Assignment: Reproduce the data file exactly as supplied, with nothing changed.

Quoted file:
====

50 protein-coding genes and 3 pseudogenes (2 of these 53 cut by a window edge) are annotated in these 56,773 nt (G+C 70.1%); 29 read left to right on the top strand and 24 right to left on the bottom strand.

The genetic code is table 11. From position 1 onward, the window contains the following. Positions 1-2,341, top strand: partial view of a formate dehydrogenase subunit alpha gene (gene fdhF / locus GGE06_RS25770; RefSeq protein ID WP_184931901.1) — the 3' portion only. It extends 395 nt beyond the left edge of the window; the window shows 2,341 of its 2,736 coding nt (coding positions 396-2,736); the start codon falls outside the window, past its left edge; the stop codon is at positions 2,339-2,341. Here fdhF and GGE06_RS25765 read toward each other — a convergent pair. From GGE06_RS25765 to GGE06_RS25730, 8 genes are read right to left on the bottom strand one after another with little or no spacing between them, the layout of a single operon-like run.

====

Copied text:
50 protein-coding genes and 3 pseudogenes (2 of these 53 cut by a window edge) are annotated in these 56,773 nt (G+C 70.1%); 29 read left to right on the top strand and 24 right to left on the bottom strand.

The genetic code is table 11. From position 1 onward, the window contains the following. Positions 1-2,341, top strand: partial view of a formate dehydrogenase subunit alpha gene (gene fdhF / locus GGE06_RS25770; RefSeq protein ID WP_184931901.1) — the 3' portion only. It extends 395 nt beyond the left edge of the window; the window shows 2,341 of its 2,736 coding nt (coding positions 396-2,736); the start codon falls outside the window, past its left edge; the stop codon is at positions 2,339-2,341. Here fdhF and GGE06_RS25765 read toward each other — a convergent pair. From GGE06_RS25765 to GGE06_RS25730, 8 genes are read right to left on the bottom strand one after another with little or no spacing between them, the layout of a single operon-like run.